"Hmm, studio, recording, Alex, I'll take 'things you do inside where no one has to see you and your guitar can be plain-jane-no-frills-same-quality-but-won't-turn-any-heads-that's-fur-shur' for 2,000 points!". So if you are guitar shopping, consider these categories, as you may be led to believe that 'studio' models are somehow not as high quality as their sparkly counterparts, usually known as 'select' or 'artist' or 'custom' or 'insert name here that says 'I'm out, I'm proud, I'm decorated!', because you may end up paying for just cosmetics. These more sparkly models usually feature the very same woods and construction as their ho-hum 'studio' counterparts, but with fancier appointments such as high gloss finish, special tuning pegs, bone saddles and nuts, mother-of-pearl inlay, gold hardware, your name emblazoned on the fretboard, flames or racing stripes on the body, it goes on and on, etc.

As an illustration, this guitar below is something which might be called a 'select' or 'custom' or 'sparkly!': It so happens that this instrument features a gorgeously grained spruce top and solid rosewood sides and back to die for, a hand-poured pickguard, amazing inlay work, as well as a killer pickup, so it's my BABY:

D-202, handcrafted in 'The Big Van', B.C. by the Legend Guitar Company. I got this on the day I received a settlement check from an auto accident resulting in neck injury, which led to not being able to play for longer than I care to remember. I got it because I was so mad that something like physical strength I'd taken for granted had been taken away through no fault of my own. I love this instrument because it's beautifully crafted but also because it came at a price.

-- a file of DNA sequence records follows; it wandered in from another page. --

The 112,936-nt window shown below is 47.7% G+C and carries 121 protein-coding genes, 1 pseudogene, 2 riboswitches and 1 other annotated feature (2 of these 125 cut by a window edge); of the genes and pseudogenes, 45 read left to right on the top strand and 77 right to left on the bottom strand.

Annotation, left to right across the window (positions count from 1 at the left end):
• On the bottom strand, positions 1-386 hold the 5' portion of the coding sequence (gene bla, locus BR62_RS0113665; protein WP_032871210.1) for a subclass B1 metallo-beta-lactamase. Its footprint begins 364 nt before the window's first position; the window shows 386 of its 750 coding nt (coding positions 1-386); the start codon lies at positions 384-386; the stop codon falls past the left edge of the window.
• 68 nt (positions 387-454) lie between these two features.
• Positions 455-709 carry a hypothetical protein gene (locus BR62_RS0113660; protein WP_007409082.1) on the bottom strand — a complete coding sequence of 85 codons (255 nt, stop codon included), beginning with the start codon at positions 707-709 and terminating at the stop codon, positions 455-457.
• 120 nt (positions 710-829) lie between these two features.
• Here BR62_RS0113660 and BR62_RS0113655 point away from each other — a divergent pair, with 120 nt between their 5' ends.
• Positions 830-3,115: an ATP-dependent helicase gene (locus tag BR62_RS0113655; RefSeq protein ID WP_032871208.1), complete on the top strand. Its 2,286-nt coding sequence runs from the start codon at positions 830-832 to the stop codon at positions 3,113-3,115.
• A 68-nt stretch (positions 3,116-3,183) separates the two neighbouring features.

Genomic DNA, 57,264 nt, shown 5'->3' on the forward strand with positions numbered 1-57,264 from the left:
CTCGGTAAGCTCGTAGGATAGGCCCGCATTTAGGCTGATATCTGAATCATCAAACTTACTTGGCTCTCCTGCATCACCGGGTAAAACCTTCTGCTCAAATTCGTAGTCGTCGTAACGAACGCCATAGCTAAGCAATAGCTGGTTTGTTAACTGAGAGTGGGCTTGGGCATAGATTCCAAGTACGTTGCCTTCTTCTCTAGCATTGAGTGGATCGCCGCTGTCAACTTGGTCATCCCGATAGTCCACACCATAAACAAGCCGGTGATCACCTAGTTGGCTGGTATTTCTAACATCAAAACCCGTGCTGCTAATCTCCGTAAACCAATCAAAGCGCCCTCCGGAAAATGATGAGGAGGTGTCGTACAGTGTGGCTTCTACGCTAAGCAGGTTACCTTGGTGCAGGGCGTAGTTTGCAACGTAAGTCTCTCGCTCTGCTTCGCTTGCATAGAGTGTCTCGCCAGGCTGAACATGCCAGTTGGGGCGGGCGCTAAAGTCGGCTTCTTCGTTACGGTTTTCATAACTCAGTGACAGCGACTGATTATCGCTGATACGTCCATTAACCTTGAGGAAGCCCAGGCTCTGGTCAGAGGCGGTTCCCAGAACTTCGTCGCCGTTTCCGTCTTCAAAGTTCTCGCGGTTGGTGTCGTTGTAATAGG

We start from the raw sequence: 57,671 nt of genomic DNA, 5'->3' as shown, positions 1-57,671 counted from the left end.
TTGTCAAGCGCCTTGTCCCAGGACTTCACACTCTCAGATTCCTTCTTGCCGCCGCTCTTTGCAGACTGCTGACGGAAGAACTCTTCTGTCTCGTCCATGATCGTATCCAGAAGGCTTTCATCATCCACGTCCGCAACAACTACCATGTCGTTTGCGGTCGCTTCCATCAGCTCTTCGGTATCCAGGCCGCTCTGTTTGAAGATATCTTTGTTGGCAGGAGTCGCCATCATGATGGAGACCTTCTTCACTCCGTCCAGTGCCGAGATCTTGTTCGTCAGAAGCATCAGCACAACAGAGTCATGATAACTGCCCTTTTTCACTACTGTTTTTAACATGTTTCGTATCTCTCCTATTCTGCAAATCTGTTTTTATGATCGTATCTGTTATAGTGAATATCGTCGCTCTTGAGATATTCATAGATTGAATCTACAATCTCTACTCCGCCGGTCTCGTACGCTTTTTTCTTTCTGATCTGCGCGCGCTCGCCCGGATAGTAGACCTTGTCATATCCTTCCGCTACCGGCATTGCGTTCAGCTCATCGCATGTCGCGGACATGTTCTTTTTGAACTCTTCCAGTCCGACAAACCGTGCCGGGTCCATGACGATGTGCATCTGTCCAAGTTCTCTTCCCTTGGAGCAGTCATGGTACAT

So there you go, 'studio' versus 'select'. All in a name. What can I say, I pay attention to such things. Linguists ROCK!

By the way, I love how they employ these model categories, like you are going to be really 'recording' in your 'studio' as an 'artist' or 'custom' player. Yeah! I say it's a way to move more amps and acoutrements out of the store and into your home. Isn't that RIVETING information? Just say yes.

So if you want to save yourself a few hundred bucks, don't be hoodwinked into thinking that 'glitzier' means 'better'. Sure, I'd love to have this Larrivee model that has the high gloss finish and pickguard and better nut and saddle because I've seen it and it's deep-dish-dee-lite. But the sound quality is about the same as my plain-jane (OK, the high gloss vs. satin finish can affect how sound vibrates with wood and...I'll stop pretending that I know what I'm saying...) and it all goes back to my budgeting framework of 'you can have one or two of the three things you want, but not all three (dammit!)'

I guess what I mean is: gold-plated tuning pegs do not a better player make. Something like that. But by all means, if you've got the extra dosh, treat yourself, because a beautifully made instrument is...just that.

Gut. Further guitar buying tips will be saved for another day. Back to work. It's been real! Don't forget to respond to the contest question if you have tid-bits to add;)